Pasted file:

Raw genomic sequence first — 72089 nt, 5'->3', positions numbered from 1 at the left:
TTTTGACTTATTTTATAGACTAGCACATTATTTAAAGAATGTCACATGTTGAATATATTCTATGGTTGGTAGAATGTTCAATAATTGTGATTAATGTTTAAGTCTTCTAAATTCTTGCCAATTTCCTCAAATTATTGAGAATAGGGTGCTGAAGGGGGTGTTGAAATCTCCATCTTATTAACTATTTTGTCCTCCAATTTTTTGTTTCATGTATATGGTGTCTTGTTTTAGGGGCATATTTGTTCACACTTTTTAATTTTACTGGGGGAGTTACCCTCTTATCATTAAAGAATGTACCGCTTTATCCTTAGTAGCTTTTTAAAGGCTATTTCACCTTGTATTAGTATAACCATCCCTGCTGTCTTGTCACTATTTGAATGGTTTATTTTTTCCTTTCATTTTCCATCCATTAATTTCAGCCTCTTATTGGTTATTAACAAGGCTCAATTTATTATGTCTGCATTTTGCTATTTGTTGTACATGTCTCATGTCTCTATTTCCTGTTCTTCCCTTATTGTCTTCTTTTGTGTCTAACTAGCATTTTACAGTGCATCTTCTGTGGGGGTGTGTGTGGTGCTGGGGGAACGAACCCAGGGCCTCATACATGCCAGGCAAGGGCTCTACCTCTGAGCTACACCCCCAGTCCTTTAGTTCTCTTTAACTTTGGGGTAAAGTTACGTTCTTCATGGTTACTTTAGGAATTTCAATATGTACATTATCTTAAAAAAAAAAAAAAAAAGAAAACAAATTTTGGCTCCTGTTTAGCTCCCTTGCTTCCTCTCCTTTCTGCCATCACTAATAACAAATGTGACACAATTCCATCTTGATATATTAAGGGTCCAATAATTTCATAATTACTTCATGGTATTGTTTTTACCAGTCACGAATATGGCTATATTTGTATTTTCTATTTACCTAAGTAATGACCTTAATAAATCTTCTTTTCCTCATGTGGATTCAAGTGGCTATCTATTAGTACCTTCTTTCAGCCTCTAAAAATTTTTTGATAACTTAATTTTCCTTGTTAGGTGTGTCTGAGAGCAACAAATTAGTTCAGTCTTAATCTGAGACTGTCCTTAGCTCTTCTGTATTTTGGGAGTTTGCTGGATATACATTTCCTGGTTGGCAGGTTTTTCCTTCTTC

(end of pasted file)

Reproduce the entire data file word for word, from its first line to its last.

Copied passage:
Raw genomic sequence first — 72089 nt, 5'->3', positions numbered from 1 at the left:
TTTTGACTTATTTTATAGACTAGCACATTATTTAAAGAATGTCACATGTTGAATATATTCTATGGTTGGTAGAATGTTCAATAATTGTGATTAATGTTTAAGTCTTCTAAATTCTTGCCAATTTCCTCAAATTATTGAGAATAGGGTGCTGAAGGGGGTGTTGAAATCTCCATCTTATTAACTATTTTGTCCTCCAATTTTTTGTTTCATGTATATGGTGTCTTGTTTTAGGGGCATATTTGTTCACACTTTTTAATTTTACTGGGGGAGTTACCCTCTTATCATTAAAGAATGTACCGCTTTATCCTTAGTAGCTTTTTAAAGGCTATTTCACCTTGTATTAGTATAACCATCCCTGCTGTCTTGTCACTATTTGAATGGTTTATTTTTTCCTTTCATTTTCCATCCATTAATTTCAGCCTCTTATTGGTTATTAACAAGGCTCAATTTATTATGTCTGCATTTTGCTATTTGTTGTACATGTCTCATGTCTCTATTTCCTGTTCTTCCCTTATTGTCTTCTTTTGTGTCTAACTAGCATTTTACAGTGCATCTTCTGTGGGGGTGTGTGTGGTGCTGGGGGAACGAACCCAGGGCCTCATACATGCCAGGCAAGGGCTCTACCTCTGAGCTACACCCCCAGTCCTTTAGTTCTCTTTAACTTTGGGGTAAAGTTACGTTCTTCATGGTTACTTTAGGAATTTCAATATGTACATTATCTTAAAAAAAAAAAAAAAAAGAAAACAAATTTTGGCTCCTGTTTAGCTCCCTTGCTTCCTCTCCTTTCTGCCATCACTAATAACAAATGTGACACAATTCCATCTTGATATATTAAGGGTCCAATAATTTCATAATTACTTCATGGTATTGTTTTTACCAGTCACGAATATGGCTATATTTGTATTTTCTATTTACCTAAGTAATGACCTTAATAAATCTTCTTTTCCTCATGTGGATTCAAGTGGCTATCTATTAGTACCTTCTTTCAGCCTCTAAAAATTTTTTGATAACTTAATTTTCCTTGTTAGGTGTGTCTGAGAGCAACAAATTAGTTCAGTCTTAATCTGAGACTGTCCTTAGCTCTTCTGTATTTTGGGAGTTTGCTGGATATACATTTCCTGGTTGGCAGGTTTTTCCTTCTTC